Samsung abused FRAND patents against Apple according to Japanese court

For those unfamiliar with FRAND terms, it’s basically where companies agree to license patents out to one another under Fair, Reasonable, and Non-Discriminatory terms. Not all patents are covered under FRAND, but rather patents that are considered to be standard essential, meaning that without it, the entire product would not work at all. Well it looks like over in Japan, the Japanese courts have found that Samsung has abused their FRAND patents against Apple. This was actually decided back in 2013, but Samsung appealed the ruling in which the court of appeals in Japan had to convene a “Grand Panel” to hear the case.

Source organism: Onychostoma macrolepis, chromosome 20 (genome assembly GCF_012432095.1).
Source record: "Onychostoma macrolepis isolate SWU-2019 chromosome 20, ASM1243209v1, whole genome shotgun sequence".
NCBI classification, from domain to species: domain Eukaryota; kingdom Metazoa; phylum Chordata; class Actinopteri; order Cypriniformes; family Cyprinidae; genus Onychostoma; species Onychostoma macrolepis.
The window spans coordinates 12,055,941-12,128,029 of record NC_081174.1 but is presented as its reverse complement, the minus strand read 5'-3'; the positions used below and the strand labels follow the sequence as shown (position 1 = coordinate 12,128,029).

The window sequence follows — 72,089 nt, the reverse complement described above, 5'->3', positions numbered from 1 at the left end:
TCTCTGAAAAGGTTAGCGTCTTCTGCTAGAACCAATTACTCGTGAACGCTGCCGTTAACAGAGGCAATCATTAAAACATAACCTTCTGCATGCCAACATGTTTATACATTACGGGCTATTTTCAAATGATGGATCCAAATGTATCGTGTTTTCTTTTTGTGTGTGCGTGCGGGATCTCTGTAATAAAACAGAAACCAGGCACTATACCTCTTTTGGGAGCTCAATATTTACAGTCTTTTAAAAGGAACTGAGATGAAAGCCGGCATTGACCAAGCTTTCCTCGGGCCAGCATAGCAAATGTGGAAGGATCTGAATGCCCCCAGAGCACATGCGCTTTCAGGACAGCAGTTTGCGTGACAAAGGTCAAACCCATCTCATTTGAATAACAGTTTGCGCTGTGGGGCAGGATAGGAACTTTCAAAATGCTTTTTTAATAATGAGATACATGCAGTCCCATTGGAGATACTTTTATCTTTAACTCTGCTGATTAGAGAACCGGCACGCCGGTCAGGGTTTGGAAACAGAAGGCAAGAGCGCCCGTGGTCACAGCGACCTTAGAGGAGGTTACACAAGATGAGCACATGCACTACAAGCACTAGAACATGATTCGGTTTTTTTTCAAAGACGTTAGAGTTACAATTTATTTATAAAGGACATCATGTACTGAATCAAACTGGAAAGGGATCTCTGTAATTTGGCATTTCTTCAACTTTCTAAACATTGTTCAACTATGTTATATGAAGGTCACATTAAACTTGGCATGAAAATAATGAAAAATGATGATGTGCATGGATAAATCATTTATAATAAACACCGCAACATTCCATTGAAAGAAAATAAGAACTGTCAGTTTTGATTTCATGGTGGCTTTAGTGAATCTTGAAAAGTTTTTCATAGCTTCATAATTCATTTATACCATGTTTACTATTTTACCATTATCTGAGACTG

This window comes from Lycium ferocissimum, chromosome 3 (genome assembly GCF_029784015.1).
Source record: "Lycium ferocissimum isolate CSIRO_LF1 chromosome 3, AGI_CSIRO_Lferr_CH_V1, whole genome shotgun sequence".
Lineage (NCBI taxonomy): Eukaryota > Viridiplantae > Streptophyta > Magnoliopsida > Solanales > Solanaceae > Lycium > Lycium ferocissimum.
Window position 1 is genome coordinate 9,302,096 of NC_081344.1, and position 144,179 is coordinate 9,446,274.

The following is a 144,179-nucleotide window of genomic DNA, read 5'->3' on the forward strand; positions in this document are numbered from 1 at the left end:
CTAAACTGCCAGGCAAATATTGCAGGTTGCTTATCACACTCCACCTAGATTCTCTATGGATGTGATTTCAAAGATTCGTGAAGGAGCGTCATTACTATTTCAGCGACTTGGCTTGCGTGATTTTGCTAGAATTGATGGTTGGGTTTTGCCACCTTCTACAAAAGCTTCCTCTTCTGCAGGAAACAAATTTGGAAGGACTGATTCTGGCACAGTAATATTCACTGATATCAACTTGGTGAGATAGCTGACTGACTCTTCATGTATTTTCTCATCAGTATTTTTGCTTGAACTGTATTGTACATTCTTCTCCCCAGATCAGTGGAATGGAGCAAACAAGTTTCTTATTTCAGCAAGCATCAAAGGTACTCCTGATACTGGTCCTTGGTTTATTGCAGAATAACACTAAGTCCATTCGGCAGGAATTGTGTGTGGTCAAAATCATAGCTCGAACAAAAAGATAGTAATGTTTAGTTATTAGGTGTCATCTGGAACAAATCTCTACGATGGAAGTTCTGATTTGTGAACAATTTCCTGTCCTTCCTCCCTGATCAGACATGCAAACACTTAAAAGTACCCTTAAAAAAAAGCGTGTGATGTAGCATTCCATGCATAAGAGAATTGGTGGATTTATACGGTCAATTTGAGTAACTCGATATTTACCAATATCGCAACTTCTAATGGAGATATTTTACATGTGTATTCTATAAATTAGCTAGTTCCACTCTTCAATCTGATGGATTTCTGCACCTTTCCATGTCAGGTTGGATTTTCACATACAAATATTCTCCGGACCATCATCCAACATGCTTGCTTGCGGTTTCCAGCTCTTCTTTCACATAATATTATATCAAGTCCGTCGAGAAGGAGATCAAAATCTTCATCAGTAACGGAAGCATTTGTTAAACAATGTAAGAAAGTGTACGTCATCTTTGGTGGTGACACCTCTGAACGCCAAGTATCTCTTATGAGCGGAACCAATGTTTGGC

Apple made legal progress in its battle with Samsung over patents in Japan this week when the Tokyo District Court ruled that Samsung had indeed illegally abused its Standards Essential Patents to demand a sales ban and excessive royalties against the iPhone maker. Samsung had sought to use its patents related to the 3GPP mobile standard to win significant royalties against Apple, in addition to an injunction against sales of iPhone 4, in a Japanese case similar to the one the South Korean firm brought against Apple via the U.S. International Trade Commission (a case that was vetoed by the Obama Administration). In Europe, Samsung was similarly blocked from seeking sales bans against competitors in cases that involved a Standards Essential Patent (SEP) following an E.U. investigation into the company’s behavior. In Japan, Samsung’s parallel efforts to leverage a patent obtained during the development of open standards and then weaponize it against its competitors has now been shot down in a major policy ruling on the abuse of SEPs in that country.

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